Since forming a partnership is not universal, it is proper to recognize that people with different worldviews or behaviors often come together in love or friendship alliances. Often psychologists turn to the physical example of magnetism to demonstrate how opposing charges — plus and minus — can attract while similar charges repel each other (Field, 2021). The tangible benefits of such alliances cannot be overstated: each person brings a new dimension to the partnership, complements it, and adds unique facets. It has been reported that resolving conflicts arising from differences in attitudes promote a sense of personal well-being and helps to strengthen the bond between people (Holliman and Critten, 2015). In addition, differences in behavior and cognitive traits between people reduce the tone of communication by forcing them to constantly learn and be engaged in the interaction without predicting their partner’s behavior. When we are confronted with new perspectives and opinions, it ultimately contributes to personal development as well, as it catalyzes critical thinking and a willingness to engage in new experiences.

Another intriguing perspective on the problem of partner choice is the subconscious tendency of people to relive their own traumas. It is a fact that many people are carriers of emotional turmoil and trauma rooted, in part, in childhood relationships with their parents (Voith et al., 2020). When a person grows up, the trauma can remain unprocessed, which affects their behavior. From this perspective, it is believed that a person tends to choose partners who will excite these traumas in their minds, as people subconsciously crave healing (Hick, 2019). In this context, it is impossible not to cite Bowlby’s theory, which postulates the evolutionary development of attachments (Holliman and Critten, 2015). It has been reported that attachments tend to be established at an early age as a biological need of children for emotional contact and survival. Regarding the self-healing hypothesis, attachment, according to Bowlby, may refer to a desire to become attached to people who help restore childhood memories and refresh experiences and trauma from the past. The individual seeks to find a partner with whom to recreate emotional attachment, thus facilitating survival in the adult world. Consequently, we are more likely to choose partners who allow us to relive past traumatic experiences because we ourselves unconsciously want to overcome this barrier. It is worth acknowledging, however, that the self-healing hypothesis is incomplete and may reveal fundamental contradictions.

In particular, the idea described above seems logical if the person does have traumas and does not have the resources to deal with them professionally. However, this hypothesis does not explain the scenario if the person grew up in a healthy family and all of his or her traumas were healed through psychotherapy — what is the choice of partners in this case. Moreover, the pursuit of self-healing turns out to be a self-centered perspective since, in this case, the priority in choosing a partner is given not to feelings of emotional attachment or attraction to each other but to a unilateral desire to be better. We may get the impression that subconsciously we are choosing a person who would help us, but such a desire is destructive to a two-way, trusting relationship. Putting the responsibility on the partner to deal with personal emotional trauma does not seem to be a healthy relationship-building strategy, therefore, this psychological perspective does not seem to be universal or defensible.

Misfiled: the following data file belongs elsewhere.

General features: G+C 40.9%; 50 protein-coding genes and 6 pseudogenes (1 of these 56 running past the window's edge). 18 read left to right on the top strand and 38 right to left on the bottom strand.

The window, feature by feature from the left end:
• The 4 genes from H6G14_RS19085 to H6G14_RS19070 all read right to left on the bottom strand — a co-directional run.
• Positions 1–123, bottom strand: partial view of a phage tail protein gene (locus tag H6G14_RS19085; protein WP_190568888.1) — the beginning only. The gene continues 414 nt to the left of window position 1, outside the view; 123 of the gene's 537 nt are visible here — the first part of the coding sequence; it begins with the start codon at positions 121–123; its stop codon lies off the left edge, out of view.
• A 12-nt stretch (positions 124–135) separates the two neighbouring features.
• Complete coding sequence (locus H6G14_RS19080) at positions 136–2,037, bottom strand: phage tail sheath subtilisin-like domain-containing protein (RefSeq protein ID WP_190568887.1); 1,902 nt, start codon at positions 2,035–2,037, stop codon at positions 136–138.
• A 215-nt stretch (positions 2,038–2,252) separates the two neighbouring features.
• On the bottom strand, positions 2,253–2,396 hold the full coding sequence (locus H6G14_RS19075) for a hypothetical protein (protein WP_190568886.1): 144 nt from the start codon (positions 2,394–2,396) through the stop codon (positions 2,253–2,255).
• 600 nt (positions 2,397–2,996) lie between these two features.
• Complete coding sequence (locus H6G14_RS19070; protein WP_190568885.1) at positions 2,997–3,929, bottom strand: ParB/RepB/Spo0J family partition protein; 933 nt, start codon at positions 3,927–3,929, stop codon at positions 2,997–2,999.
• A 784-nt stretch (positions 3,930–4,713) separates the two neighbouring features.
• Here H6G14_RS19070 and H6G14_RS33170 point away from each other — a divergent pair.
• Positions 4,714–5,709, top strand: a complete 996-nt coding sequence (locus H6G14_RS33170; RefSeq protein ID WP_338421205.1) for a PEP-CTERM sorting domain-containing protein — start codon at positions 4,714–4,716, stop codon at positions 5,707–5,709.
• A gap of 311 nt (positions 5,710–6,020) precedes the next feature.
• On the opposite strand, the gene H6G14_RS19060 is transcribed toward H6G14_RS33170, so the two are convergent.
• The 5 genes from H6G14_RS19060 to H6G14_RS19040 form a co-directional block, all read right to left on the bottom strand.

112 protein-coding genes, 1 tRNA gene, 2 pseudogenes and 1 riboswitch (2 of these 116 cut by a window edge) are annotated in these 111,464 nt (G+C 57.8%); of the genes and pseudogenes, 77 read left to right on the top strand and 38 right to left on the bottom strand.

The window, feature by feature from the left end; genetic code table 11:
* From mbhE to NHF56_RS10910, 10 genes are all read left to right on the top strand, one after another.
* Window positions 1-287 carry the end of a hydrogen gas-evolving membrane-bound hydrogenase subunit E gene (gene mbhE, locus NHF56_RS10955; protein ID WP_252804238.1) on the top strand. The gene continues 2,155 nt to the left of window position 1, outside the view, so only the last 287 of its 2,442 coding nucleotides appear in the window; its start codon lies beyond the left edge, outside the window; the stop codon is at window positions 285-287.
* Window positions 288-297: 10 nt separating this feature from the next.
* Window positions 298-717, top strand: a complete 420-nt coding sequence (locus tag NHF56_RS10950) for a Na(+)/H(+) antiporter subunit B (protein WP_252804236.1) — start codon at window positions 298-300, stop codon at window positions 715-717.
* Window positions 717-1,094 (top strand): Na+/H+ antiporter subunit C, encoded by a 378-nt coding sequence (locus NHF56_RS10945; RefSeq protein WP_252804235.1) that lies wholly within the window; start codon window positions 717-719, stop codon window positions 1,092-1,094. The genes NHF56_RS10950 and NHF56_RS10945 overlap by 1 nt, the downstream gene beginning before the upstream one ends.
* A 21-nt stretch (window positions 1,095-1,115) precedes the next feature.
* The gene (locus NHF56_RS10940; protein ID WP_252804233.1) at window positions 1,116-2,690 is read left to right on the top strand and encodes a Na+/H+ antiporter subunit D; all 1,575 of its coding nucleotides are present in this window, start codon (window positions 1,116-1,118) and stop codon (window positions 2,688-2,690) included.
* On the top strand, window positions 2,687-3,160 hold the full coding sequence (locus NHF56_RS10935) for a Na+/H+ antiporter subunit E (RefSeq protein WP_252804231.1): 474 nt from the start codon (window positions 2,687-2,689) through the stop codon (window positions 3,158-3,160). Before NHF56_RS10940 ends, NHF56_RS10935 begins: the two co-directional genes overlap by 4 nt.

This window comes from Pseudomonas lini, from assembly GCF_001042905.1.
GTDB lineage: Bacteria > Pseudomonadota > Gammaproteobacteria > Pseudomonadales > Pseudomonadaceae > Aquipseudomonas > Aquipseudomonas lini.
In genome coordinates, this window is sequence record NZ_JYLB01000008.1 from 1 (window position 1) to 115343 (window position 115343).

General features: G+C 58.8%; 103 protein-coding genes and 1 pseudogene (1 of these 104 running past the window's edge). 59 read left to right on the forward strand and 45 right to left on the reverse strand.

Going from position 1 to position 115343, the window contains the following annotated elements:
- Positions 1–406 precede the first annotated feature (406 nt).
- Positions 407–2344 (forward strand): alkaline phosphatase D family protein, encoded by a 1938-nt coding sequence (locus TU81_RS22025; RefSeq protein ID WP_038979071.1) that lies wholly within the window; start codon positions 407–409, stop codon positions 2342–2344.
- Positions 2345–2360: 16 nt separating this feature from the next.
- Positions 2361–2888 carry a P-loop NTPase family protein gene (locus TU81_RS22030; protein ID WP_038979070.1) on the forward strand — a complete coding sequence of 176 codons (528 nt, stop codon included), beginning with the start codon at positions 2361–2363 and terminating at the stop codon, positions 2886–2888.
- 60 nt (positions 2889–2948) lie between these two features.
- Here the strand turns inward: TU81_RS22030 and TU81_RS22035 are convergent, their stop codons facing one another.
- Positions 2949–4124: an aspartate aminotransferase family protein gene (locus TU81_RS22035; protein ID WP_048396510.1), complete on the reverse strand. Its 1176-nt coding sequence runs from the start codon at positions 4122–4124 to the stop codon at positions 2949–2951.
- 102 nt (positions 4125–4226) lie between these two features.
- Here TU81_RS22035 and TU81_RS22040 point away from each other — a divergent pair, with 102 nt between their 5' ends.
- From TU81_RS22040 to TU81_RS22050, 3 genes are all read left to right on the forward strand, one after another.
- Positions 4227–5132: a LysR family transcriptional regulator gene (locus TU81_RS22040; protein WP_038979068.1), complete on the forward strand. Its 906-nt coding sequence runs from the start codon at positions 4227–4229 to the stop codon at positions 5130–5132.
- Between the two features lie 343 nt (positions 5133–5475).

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To summarize, we must first consider the natural social urge for people to band together in groups and alliances. Indeed, loneliness does exist in modern society, but most people feel the need to make friends and begin loving relationships. There is no single rationale for a person’s decision to seek specific partners in psychology, as there are too many viewpoints and perspectives. This paper has examined at least three hypotheses — physical proximity, affinity, and desire for healing — that may unconsciously drive people’s decision-making. However, a critical look at these paradigms reveals their instability and unpredictability. From this, we can conclude that there is no single model for choosing partners, and each case is unique; moreover, we cannot rule out the possibility of a combination of different motivating forces forcing us to choose certain friends or partners. Ultimately, the fact that not all alliances last forever and breakups occur is evidence of the dynamism of motivation and the existence of many other factors.

Reference List

Chen, C.M. and Kuo, C.H. (2019) ‘An optimized group formation scheme to promote collaborative problem-based learning,’ Computers & Education, 133, pp. 94-115.

Chien, W.C. and Hassenzahl, M. (2020) ‘Technology-mediated relationship maintenance in romantic long-distance relationships: an autoethnographical research through design,’ Human–Computer Interaction, 35(3), pp. 240-287.

Cinelli, M., Morales, G.D.F., Galeazzi, A., Quattrociocchi, W. and Starnini, M. (2021) ‘The echo chamber effect on social media,’ Proceedings of the National Academy of Sciences, 118(9), pp. 1-8.

Field, B. (2021) Do opposites attract in relationships?

Hick, K. (2019) Three reasons why people come together in relationship.

Holliman, A. and Critten, S. (2015) Chapter 2: what is the point of childhood? Early experiences and social relationships.

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Maximets, N. (2021) What percent of high-school relationships last? | statistics and facts.

Pazil, N.H.A. (2018) ‘Face, voice and intimacy in long-distance close friendships,’ International Journal of Asian Social Science, 8(11), pp. 938-947.

Voith, L.A., Logan-Greene, P., Strodthoff, T. and Bender, A.E. (2020) ‘A paradigm shift in batterer intervention programming: a need to address unresolved trauma,’ Trauma, Violence, & Abuse, 21(4), pp. 691-705

Watts, S. and McDermott, V. (2015) Chapter 6: why would I hang around with you? The psychology of personal relationships.